So when it all comes back to railfan versus foamer, you're going to find a significantly increased amount of "autism" in this hobby. No doubt, many people are "normal", who just happen to have an interest. But you're also going to find the type who probably has some social handicap but an interest beyond even their comprehension. Some of these people are going to fit right in, others will be driven to do bad things in their prusuit, or be "annoying" to many. This can be frustrating to those who are "normal" and don't understand how the thought process works for somebody with Asperger's in particular. 

As always in life, the best solution is just to be respectful at all times, even in the face of disrespect. We're all here because we enjoy the hobby. For some it just is, for others it is a product of different mental continuity. That shouldn't change how we treat other people. 

So now I'll alight my soap box. If you don't like what I said, if you think Autism and Asperger's is a total sham, then you're probably going to have ongoing issues with members of the hobby, who mean no harm, and just think differently than you! 

 

Never said it was a total sham. Quite frankly, I wouldn't recognize someone with Asperger's if I happened to meet them. So it would be kind of difficult to discriminate against them, if I have no idea who they are.

Like most of the general public, I have little knowledge of the subject. The only reason I'm somewhat aware of it, is through my daughter who's a Special Ed teacher. 

Nevertheless, there appears to be a long legacy of successful individuals, who are now known to have had the disorder. The majority lived in a time before Special Ed existed. So it makes me question as a taxpayer, the value of having such education for affected students today.

Honestly, I think there's a little bit of Asperger's in a bunch of us. I was shy, had manual dexterity issues, and liked trains as a kid. This was in the 1950's and 60's. I might of qualified. But, I outgrew the issues on my own, without any special treatment, as many of my generation did. I don't understand why kids today have to have a label of some sort, and have to be intellectually subsidized to some extent or another.

  • Member since
    December 2001
  • From: Northern New York
  • 23,379 posts
Posted by tree68 on Wednesday, June 14, 2017 10:11 PM

BLS53
I don't understand why kids today have to have a label of some sort, and have to be intellectually subsidized to some extent or another.

They all get a trophy, too....

LarryWhistling
Resident Microferroequinologist (at least at my house) 
Everyone goes home; Safety begins with you
My Opinion. Standard Disclaimers Apply. No Expiration Date
Come ride the rails with me!
There's one thing about humility - the moment you think you've got it, you've lost it...

  • Member since
    February 2006
  • 344 posts
Posted by chicagorails on Friday, June 16, 2017 5:55 PM
if everybody wins wheres the competition at? scary
  • Member since
    July 2006
  • 9,610 posts
Posted by schlimm on Friday, June 16, 2017 6:54 PM

So much misinformation!  If this thread were about modern rail practices, someone (Murphy's Siding, for example) would suggest the railroaders who are experts be deferred to. Apparently this is different since everyone's an expert on mental health and education.

C&NW, CA&E, MILW, CGW and IC fan

  • Member since
    December 2001
  • From: Northern New York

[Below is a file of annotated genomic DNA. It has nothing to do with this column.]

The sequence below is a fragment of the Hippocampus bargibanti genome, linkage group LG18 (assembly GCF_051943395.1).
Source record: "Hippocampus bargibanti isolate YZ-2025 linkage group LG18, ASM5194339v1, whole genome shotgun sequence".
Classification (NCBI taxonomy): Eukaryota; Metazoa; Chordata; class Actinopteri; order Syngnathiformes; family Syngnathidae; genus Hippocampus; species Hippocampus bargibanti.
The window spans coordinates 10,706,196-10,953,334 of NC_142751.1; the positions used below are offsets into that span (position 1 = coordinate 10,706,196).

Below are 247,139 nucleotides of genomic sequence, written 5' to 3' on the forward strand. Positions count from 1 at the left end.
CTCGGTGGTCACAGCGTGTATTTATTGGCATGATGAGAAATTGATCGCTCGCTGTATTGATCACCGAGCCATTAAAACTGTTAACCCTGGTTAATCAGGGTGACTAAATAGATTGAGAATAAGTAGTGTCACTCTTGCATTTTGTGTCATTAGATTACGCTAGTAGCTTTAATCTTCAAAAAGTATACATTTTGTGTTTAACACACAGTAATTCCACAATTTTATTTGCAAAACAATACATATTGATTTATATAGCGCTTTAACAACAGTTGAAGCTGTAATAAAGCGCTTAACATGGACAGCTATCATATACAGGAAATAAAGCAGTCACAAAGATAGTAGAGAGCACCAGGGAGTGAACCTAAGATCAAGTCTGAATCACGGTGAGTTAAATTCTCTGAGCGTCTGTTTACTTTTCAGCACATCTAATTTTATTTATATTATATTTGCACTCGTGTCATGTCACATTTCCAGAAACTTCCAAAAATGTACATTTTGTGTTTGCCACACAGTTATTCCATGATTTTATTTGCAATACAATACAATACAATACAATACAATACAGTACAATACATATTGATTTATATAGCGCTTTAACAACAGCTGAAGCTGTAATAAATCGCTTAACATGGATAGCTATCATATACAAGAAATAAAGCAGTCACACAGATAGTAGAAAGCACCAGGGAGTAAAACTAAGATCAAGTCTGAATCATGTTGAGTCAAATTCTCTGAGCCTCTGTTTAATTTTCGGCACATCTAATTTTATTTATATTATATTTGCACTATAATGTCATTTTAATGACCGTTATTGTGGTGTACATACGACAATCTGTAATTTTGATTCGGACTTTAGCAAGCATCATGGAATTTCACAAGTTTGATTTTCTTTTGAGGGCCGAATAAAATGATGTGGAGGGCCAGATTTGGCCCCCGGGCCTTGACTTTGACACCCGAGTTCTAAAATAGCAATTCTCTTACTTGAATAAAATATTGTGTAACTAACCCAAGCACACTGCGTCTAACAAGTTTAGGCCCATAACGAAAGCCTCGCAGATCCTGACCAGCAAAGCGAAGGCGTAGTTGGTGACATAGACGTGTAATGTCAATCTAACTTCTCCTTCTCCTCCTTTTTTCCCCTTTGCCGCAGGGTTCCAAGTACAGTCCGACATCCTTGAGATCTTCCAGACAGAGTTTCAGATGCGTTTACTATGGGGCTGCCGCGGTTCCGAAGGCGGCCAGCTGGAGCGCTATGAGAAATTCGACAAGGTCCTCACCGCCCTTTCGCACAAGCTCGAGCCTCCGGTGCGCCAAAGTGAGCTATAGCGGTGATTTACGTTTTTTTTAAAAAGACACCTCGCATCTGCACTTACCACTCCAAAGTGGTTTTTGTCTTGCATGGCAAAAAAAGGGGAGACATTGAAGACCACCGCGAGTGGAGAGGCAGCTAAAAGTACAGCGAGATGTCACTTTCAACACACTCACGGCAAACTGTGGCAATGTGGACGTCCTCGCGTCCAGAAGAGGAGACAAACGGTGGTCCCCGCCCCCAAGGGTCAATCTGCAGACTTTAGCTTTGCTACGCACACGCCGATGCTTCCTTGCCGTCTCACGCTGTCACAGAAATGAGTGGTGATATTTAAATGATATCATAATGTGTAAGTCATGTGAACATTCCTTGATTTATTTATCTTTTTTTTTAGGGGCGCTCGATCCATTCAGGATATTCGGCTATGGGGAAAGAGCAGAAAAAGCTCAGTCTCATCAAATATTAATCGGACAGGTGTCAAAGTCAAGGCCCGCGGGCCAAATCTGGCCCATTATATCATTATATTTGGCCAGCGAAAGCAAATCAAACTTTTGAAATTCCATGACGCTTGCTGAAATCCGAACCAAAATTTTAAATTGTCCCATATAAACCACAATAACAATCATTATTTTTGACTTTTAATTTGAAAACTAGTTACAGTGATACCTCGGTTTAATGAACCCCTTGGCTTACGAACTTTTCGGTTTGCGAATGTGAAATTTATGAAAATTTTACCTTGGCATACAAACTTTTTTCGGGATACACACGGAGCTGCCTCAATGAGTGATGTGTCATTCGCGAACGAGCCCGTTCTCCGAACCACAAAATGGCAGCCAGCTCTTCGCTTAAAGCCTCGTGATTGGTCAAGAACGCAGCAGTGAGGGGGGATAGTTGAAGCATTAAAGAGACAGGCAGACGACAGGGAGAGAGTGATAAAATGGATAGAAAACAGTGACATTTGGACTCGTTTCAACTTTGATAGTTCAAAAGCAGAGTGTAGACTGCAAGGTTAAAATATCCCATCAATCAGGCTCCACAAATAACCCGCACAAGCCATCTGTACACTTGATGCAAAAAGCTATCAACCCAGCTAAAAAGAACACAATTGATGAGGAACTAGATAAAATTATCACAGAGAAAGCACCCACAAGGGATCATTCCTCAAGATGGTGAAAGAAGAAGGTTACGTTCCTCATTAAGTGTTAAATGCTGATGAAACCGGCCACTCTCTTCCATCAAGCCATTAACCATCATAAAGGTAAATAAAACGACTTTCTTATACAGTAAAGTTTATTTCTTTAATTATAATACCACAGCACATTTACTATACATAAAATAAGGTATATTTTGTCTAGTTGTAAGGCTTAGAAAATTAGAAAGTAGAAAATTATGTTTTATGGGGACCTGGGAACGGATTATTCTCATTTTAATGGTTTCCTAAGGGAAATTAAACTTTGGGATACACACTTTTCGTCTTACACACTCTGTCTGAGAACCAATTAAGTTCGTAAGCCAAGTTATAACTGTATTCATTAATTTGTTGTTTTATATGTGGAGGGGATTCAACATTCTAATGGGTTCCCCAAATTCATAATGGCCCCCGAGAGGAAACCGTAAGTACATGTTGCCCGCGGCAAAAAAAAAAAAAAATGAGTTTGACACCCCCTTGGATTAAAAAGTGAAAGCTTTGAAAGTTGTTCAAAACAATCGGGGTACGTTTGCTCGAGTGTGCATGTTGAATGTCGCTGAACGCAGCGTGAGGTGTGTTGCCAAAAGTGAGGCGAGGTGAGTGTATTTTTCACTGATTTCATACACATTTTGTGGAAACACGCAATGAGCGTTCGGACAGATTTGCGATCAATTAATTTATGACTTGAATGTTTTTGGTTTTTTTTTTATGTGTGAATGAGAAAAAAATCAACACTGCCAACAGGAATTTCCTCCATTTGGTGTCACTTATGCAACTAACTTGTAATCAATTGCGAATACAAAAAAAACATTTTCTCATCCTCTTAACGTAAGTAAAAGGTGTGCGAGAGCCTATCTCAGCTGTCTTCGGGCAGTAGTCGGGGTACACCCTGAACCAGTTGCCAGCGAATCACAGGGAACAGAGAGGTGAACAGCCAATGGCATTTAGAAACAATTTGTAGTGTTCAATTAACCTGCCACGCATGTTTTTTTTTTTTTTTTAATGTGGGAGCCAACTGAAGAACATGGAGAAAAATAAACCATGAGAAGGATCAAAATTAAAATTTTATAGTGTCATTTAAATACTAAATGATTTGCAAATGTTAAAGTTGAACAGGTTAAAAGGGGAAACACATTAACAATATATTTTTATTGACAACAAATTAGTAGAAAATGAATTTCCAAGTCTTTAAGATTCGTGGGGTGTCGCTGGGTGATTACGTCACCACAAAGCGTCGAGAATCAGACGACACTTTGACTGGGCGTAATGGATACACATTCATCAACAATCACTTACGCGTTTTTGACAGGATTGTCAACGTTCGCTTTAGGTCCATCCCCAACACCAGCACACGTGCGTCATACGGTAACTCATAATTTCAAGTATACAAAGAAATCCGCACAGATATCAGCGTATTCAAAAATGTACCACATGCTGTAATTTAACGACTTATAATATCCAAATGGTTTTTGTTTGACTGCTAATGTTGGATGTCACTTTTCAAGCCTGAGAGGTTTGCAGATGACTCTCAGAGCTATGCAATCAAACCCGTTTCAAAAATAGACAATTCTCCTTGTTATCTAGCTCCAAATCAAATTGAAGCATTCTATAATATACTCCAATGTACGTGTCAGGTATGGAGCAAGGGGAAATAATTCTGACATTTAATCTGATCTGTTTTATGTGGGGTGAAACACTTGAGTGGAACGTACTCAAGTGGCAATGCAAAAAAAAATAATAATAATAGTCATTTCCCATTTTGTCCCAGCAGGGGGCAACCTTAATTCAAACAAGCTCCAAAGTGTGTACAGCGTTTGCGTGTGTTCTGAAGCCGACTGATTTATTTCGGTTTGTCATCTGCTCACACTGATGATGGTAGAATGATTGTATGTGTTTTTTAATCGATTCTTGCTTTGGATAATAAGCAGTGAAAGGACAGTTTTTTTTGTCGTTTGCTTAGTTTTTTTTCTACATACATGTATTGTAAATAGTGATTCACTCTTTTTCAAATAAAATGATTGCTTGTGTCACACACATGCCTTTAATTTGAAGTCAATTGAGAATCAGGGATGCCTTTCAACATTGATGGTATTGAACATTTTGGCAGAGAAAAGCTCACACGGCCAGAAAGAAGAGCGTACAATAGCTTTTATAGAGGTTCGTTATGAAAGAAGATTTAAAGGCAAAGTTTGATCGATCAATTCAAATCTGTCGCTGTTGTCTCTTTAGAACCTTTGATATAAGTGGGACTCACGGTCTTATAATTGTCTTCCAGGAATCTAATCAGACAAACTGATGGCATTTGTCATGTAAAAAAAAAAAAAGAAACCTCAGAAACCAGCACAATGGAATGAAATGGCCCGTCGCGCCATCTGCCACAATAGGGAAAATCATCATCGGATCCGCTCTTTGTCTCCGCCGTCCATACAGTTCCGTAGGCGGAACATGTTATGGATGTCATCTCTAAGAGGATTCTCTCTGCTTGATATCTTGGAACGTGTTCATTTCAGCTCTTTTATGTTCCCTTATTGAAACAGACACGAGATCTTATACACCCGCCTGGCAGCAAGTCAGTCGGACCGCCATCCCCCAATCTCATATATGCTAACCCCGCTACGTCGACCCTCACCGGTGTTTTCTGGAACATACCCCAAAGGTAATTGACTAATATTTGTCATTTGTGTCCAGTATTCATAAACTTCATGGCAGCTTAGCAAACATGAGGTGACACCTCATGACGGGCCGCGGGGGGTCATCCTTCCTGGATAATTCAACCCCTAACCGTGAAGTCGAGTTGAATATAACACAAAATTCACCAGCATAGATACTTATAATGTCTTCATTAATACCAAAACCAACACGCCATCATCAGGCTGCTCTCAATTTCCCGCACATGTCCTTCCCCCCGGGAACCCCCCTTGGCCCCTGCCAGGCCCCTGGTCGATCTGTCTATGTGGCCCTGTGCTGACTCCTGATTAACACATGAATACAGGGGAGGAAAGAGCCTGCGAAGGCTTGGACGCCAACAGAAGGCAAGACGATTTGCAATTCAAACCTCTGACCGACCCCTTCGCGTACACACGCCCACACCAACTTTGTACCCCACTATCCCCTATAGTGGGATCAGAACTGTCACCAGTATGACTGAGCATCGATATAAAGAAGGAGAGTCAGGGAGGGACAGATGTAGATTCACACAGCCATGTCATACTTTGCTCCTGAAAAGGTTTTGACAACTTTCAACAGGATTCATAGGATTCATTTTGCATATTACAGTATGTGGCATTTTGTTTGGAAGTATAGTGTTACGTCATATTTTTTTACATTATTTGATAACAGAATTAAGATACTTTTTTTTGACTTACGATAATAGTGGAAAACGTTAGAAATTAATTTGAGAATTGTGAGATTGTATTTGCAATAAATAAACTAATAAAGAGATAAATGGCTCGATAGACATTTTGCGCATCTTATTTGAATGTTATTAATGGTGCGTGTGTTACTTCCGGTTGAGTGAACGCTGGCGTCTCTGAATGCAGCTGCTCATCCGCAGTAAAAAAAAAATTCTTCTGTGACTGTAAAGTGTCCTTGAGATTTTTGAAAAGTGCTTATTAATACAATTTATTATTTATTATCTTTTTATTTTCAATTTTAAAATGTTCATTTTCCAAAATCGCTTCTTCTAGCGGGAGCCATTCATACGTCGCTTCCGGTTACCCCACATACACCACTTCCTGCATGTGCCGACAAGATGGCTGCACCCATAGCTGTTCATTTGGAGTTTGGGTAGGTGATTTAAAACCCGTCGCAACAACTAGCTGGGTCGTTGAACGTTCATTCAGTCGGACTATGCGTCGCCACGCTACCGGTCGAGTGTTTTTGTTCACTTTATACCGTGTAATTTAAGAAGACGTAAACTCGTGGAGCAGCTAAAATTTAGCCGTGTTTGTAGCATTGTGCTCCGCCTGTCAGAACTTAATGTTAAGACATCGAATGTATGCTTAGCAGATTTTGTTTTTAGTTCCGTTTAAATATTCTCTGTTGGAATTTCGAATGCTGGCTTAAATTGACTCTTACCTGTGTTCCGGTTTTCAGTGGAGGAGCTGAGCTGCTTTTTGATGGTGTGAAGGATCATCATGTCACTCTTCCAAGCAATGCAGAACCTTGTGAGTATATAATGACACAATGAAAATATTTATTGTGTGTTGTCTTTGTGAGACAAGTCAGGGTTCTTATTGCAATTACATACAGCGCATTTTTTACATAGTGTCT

• 23,379 posts
Posted by tree68 on Friday, June 16, 2017 9:04 PM

schlimm
Apparently this is different since everyone's an expert on mental health and education.

I am reminded of the story about some office workers who asked their boss why he was such a stickler regarding relative minor purchases, when he dealt with huge sums of money every day.

He replied, "To tell the truth, millions of dollars is beyond my comprehension.   But fifty cents - that I understand!"

Most folks here can understand the physics of railroading, at least in a broad sense.  Slack, run-in, HP, grades, etc, etc.

Heck, even a problem with a computer can be understood, at least in basic terms.

Trying to understand a mis-firing brain (for lack of a better description) can be a challenge - especially if each brain in question is mis-firing in a slightly different way.  So we form impressions and opinions based on our limited knowledge and experience.  

What appears to be mis-information may simply be how a given person understands the issue.  It's possible that the autistic person they have dealt with is different than the autistic person someone else has dealt with.  Neither is right or wrong.

Too - all of us have experience with education, even if we've never been in the seat of a locomotive.  The nature of that educational experience can be wide ranging - and again, it may be right, or it may be wrong.

LarryWhistling
Resident Microferroequinologist (at least at my house) 
Everyone goes home; Safety begins with you
My Opinion. Standard Disclaimers Apply. No Expiration Date
Come ride the rails with me!
There's one thing about humility - the moment you think you've got it, you've lost it...

  • Member since
    January 2002
  • From: Canterlot
  • 8,997 posts
Posted by zugmann on Friday, June 16, 2017 9:53 PM

tree68
They all get a trophy, too....

Just remember - it isn't the kids giving themselves the trophies.  Blame their parents for that.

  

The opinions expressed here represent my own and not those of

my employer, any other railroad, company, or person.

  • Member since
    July 2006
  • 9,610 posts
Posted by schlimm on Friday, June 16, 2017 10:04 PM

tree68
Too - all of us have experience with education, even if we've never been in the seat of a locomotive.  The nature of that educational experience can be wide ranging - and again, it may be right, or it may be wrong.

I am saying there is expert knowledge on mental health and education, which goes far beyond one's experience of a classroom or a person who has autistic features.  The same is true of many fields.

C&NW, CA&E, MILW, CGW and IC fan

  • Member since
    December 2001
  • From: Northern New York
  • 23,379 posts
Posted by tree68 on Friday, June 16, 2017 10:25 PM

schlimm
I am saying there is expert knowledge on mental health and education, which goes far beyond one's experience of a classroom or a person who has autistic features.  The same is true of many fields.